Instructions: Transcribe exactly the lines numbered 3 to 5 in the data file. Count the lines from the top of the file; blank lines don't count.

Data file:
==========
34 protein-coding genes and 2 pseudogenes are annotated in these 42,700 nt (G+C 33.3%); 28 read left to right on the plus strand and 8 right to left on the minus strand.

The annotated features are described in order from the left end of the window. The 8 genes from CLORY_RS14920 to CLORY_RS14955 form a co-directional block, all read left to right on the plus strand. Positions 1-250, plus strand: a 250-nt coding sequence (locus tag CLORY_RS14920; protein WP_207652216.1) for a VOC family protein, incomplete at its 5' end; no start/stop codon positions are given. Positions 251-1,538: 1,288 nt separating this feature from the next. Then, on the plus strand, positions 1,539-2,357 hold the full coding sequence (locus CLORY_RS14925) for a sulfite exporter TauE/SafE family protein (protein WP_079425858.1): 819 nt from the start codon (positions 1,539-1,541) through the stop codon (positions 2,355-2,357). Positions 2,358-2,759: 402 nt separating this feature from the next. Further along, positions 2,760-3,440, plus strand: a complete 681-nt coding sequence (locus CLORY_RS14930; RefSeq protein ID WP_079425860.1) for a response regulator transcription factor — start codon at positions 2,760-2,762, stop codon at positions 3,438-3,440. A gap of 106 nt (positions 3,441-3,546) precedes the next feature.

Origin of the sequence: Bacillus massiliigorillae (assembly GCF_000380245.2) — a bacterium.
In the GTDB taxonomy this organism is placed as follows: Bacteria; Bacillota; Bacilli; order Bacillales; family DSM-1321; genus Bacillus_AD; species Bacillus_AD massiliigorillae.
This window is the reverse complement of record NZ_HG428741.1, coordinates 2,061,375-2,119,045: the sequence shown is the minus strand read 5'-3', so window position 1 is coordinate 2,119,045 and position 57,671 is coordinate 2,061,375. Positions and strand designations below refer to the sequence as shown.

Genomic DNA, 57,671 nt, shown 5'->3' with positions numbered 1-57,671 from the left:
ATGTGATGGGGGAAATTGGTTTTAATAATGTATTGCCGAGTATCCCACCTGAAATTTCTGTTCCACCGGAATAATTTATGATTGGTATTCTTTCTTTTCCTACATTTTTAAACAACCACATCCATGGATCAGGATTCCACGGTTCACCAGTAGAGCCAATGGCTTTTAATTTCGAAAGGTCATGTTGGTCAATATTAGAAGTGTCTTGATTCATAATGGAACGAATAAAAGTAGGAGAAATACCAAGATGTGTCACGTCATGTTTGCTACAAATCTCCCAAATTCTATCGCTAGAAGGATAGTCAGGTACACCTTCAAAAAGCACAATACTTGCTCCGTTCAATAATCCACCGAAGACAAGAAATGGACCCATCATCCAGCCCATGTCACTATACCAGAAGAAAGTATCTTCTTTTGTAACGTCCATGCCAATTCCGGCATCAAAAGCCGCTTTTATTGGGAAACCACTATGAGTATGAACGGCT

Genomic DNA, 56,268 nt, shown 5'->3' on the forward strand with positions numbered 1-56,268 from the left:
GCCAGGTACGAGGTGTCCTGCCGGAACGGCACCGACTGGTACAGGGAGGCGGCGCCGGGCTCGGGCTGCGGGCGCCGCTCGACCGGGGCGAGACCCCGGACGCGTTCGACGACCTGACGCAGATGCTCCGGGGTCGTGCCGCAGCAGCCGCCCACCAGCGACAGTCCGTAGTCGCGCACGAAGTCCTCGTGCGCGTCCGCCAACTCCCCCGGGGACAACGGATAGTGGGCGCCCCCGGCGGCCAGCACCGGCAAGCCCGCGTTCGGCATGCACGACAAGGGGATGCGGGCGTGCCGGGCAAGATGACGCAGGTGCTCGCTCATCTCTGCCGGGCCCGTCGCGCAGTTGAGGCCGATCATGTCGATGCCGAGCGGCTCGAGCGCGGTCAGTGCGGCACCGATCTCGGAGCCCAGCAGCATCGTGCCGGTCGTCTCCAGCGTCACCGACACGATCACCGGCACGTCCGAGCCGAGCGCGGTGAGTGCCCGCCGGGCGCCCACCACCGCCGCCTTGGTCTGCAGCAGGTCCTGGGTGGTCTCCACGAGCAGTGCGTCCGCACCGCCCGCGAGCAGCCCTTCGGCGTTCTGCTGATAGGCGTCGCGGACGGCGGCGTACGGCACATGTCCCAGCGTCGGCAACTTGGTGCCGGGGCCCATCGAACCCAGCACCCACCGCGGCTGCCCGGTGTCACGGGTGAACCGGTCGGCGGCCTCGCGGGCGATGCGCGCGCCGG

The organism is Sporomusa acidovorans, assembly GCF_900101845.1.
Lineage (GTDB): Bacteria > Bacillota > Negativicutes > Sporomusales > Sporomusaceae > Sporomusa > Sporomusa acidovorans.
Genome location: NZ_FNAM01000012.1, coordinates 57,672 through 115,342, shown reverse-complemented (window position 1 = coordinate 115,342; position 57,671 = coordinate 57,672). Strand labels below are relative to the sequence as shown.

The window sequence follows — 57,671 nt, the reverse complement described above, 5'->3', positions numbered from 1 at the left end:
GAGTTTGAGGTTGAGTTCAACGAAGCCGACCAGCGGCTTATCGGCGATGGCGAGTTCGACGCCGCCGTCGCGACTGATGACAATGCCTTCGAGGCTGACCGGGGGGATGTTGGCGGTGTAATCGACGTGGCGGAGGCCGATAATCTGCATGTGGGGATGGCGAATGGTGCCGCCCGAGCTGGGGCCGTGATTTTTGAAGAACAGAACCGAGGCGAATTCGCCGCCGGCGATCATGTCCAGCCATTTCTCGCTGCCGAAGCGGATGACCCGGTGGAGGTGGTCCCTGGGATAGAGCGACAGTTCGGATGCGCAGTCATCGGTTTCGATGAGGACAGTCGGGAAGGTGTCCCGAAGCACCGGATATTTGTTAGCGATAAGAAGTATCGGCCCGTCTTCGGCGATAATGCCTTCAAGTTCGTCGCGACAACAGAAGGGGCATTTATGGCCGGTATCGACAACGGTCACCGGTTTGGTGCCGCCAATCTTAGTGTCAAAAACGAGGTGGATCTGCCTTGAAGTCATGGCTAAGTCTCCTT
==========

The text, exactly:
Origin of the sequence: Bacillus massiliigorillae (assembly GCF_000380245.2) — a bacterium.
In the GTDB taxonomy this organism is placed as follows: Bacteria; Bacillota; Bacilli; order Bacillales; family DSM-1321; genus Bacillus_AD; species Bacillus_AD massiliigorillae.
This window is the reverse complement of record NZ_HG428741.1, coordinates 2,061,375-2,119,045: the sequence shown is the minus strand read 5'-3', so window position 1 is coordinate 2,119,045 and position 57,671 is coordinate 2,061,375. Positions and strand designations below refer to the sequence as shown.